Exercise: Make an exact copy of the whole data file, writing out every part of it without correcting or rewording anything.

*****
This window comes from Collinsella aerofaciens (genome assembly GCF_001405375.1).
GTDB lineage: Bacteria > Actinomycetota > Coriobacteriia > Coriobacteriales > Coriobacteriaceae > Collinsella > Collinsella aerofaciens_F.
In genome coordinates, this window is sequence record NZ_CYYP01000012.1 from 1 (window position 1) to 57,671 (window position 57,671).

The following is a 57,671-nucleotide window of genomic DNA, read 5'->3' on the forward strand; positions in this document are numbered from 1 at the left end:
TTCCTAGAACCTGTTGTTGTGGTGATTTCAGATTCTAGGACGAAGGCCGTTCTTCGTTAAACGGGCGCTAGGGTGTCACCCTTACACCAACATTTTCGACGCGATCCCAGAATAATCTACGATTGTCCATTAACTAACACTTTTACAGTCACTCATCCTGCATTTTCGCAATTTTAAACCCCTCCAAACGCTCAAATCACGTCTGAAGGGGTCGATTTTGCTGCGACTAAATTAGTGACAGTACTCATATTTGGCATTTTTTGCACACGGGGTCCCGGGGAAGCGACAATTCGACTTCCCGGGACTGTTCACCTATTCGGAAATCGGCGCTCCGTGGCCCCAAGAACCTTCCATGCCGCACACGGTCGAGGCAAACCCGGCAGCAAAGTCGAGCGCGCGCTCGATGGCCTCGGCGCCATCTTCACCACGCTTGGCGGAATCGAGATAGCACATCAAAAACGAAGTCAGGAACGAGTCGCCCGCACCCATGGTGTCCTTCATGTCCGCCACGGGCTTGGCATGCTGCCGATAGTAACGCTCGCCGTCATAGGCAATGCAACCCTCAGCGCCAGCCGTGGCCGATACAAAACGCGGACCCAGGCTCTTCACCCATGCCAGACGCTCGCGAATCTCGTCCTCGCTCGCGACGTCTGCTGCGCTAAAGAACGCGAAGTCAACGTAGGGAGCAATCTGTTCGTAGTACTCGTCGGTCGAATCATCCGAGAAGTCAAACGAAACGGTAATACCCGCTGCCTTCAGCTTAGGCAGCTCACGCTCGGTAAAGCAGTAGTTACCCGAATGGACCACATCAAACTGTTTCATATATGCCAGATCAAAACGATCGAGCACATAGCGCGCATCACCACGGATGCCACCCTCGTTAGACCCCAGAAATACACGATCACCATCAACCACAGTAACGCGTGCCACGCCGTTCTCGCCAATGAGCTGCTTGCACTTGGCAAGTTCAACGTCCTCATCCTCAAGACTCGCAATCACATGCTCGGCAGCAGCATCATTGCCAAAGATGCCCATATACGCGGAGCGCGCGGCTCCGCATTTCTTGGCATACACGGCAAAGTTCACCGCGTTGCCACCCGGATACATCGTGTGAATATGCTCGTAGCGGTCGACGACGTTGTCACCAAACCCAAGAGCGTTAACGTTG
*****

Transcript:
This window comes from Collinsella aerofaciens (genome assembly GCF_001405375.1).
GTDB lineage: Bacteria > Actinomycetota > Coriobacteriia > Coriobacteriales > Coriobacteriaceae > Collinsella > Collinsella aerofaciens_F.
In genome coordinates, this window is sequence record NZ_CYYP01000012.1 from 1 (window position 1) to 57,671 (window position 57,671).

The following is a 57,671-nucleotide window of genomic DNA, read 5'->3' on the forward strand; positions in this document are numbered from 1 at the left end:
TTCCTAGAACCTGTTGTTGTGGTGATTTCAGATTCTAGGACGAAGGCCGTTCTTCGTTAAACGGGCGCTAGGGTGTCACCCTTACACCAACATTTTCGACGCGATCCCAGAATAATCTACGATTGTCCATTAACTAACACTTTTACAGTCACTCATCCTGCATTTTCGCAATTTTAAACCCCTCCAAACGCTCAAATCACGTCTGAAGGGGTCGATTTTGCTGCGACTAAATTAGTGACAGTACTCATATTTGGCATTTTTTGCACACGGGGTCCCGGGGAAGCGACAATTCGACTTCCCGGGACTGTTCACCTATTCGGAAATCGGCGCTCCGTGGCCCCAAGAACCTTCCATGCCGCACACGGTCGAGGCAAACCCGGCAGCAAAGTCGAGCGCGCGCTCGATGGCCTCGGCGCCATCTTCACCACGCTTGGCGGAATCGAGATAGCACATCAAAAACGAAGTCAGGAACGAGTCGCCCGCACCCATGGTGTCCTTCATGTCCGCCACGGGCTTGGCATGCTGCCGATAGTAACGCTCGCCGTCATAGGCAATGCAACCCTCAGCGCCAGCCGTGGCCGATACAAAACGCGGACCCAGGCTCTTCACCCATGCCAGACGCTCGCGAATCTCGTCCTCGCTCGCGACGTCTGCTGCGCTAAAGAACGCGAAGTCAACGTAGGGAGCAATCTGTTCGTAGTACTCGTCGGTCGAATCATCCGAGAAGTCAAACGAAACGGTAATACCCGCTGCCTTCAGCTTAGGCAGCTCACGCTCGGTAAAGCAGTAGTTACCCGAATGGACCACATCAAACTGTTTCATATATGCCAGATCAAAACGATCGAGCACATAGCGCGCATCACCACGGATGCCACCCTCGTTAGACCCCAGAAATACACGATCACCATCAACCACAGTAACGCGTGCCACGCCGTTCTCGCCAATGAGCTGCTTGCACTTGGCAAGTTCAACGTCCTCATCCTCAAGACTCGCAATCACATGCTCGGCAGCAGCATCATTGCCAAAGATGCCCATATACGCGGAGCGCGCGGCTCCGCATTTCTTGGCATACACGGCAAAGTTCACCGCGTTGCCACCCGGATACATCGTGTGAATATGCTCGTAGCGGTCGACGACGTTGTCACCAAACCCAAGAGCGTTAACGTTG